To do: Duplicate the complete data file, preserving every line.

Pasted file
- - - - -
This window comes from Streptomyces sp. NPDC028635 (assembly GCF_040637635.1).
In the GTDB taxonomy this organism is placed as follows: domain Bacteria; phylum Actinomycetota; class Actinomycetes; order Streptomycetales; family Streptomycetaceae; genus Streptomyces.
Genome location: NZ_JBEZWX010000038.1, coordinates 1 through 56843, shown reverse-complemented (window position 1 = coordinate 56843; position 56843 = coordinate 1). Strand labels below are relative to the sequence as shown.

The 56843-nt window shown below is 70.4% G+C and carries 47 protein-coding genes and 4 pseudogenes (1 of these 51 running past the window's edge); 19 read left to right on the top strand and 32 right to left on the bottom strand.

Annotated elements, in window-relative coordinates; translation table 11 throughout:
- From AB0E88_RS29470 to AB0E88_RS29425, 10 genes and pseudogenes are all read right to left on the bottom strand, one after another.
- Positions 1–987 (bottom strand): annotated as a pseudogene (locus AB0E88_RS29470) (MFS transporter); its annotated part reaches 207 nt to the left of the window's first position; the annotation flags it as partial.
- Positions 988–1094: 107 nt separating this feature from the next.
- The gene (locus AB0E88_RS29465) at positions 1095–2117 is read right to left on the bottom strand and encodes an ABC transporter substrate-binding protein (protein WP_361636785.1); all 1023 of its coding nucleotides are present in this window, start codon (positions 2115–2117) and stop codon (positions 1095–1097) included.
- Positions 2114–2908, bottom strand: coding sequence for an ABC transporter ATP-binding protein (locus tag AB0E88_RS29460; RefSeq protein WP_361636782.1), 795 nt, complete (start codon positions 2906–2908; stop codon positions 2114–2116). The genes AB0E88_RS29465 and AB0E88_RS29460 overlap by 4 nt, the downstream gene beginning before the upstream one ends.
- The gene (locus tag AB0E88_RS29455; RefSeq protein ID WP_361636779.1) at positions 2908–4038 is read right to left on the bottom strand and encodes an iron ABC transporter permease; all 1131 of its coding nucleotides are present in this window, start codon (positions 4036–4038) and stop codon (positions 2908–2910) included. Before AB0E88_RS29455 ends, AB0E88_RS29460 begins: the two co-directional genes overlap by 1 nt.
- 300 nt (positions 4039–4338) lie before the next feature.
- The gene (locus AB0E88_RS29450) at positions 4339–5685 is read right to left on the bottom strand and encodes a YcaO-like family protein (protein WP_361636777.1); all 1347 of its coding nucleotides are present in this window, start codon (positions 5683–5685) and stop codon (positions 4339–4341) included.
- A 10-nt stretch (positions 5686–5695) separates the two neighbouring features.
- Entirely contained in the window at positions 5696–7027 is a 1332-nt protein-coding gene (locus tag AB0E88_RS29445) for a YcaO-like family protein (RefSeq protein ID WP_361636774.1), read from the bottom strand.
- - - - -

This window comes from Streptomyces sp. NPDC028635 (assembly GCF_040637635.1).
In the GTDB taxonomy this organism is placed as follows: domain Bacteria; phylum Actinomycetota; class Actinomycetes; order Streptomycetales; family Streptomycetaceae; genus Streptomyces.
Genome location: NZ_JBEZWX010000038.1, coordinates 1 through 56843, shown reverse-complemented (window position 1 = coordinate 56843; position 56843 = coordinate 1). Strand labels below are relative to the sequence as shown.

The 56843-nt window shown below is 70.4% G+C and carries 47 protein-coding genes and 4 pseudogenes (1 of these 51 running past the window's edge); 19 read left to right on the top strand and 32 right to left on the bottom strand.

Annotated elements, in window-relative coordinates; translation table 11 throughout:
- From AB0E88_RS29470 to AB0E88_RS29425, 10 genes and pseudogenes are all read right to left on the bottom strand, one after another.
- Positions 1–987 (bottom strand): annotated as a pseudogene (locus AB0E88_RS29470) (MFS transporter); its annotated part reaches 207 nt to the left of the window's first position; the annotation flags it as partial.
- Positions 988–1094: 107 nt separating this feature from the next.
- The gene (locus AB0E88_RS29465) at positions 1095–2117 is read right to left on the bottom strand and encodes an ABC transporter substrate-binding protein (protein WP_361636785.1); all 1023 of its coding nucleotides are present in this window, start codon (positions 2115–2117) and stop codon (positions 1095–1097) included.
- Positions 2114–2908, bottom strand: coding sequence for an ABC transporter ATP-binding protein (locus tag AB0E88_RS29460; RefSeq protein WP_361636782.1), 795 nt, complete (start codon positions 2906–2908; stop codon positions 2114–2116). The genes AB0E88_RS29465 and AB0E88_RS29460 overlap by 4 nt, the downstream gene beginning before the upstream one ends.
- The gene (locus tag AB0E88_RS29455; RefSeq protein ID WP_361636779.1) at positions 2908–4038 is read right to left on the bottom strand and encodes an iron ABC transporter permease; all 1131 of its coding nucleotides are present in this window, start codon (positions 4036–4038) and stop codon (positions 2908–2910) included. Before AB0E88_RS29455 ends, AB0E88_RS29460 begins: the two co-directional genes overlap by 1 nt.
- 300 nt (positions 4039–4338) lie before the next feature.
- The gene (locus AB0E88_RS29450) at positions 4339–5685 is read right to left on the bottom strand and encodes a YcaO-like family protein (protein WP_361636777.1); all 1347 of its coding nucleotides are present in this window, start codon (positions 5683–5685) and stop codon (positions 4339–4341) included.
- A 10-nt stretch (positions 5686–5695) separates the two neighbouring features.
- Entirely contained in the window at positions 5696–7027 is a 1332-nt protein-coding gene (locus tag AB0E88_RS29445) for a YcaO-like family protein (RefSeq protein ID WP_361636774.1), read from the bottom strand.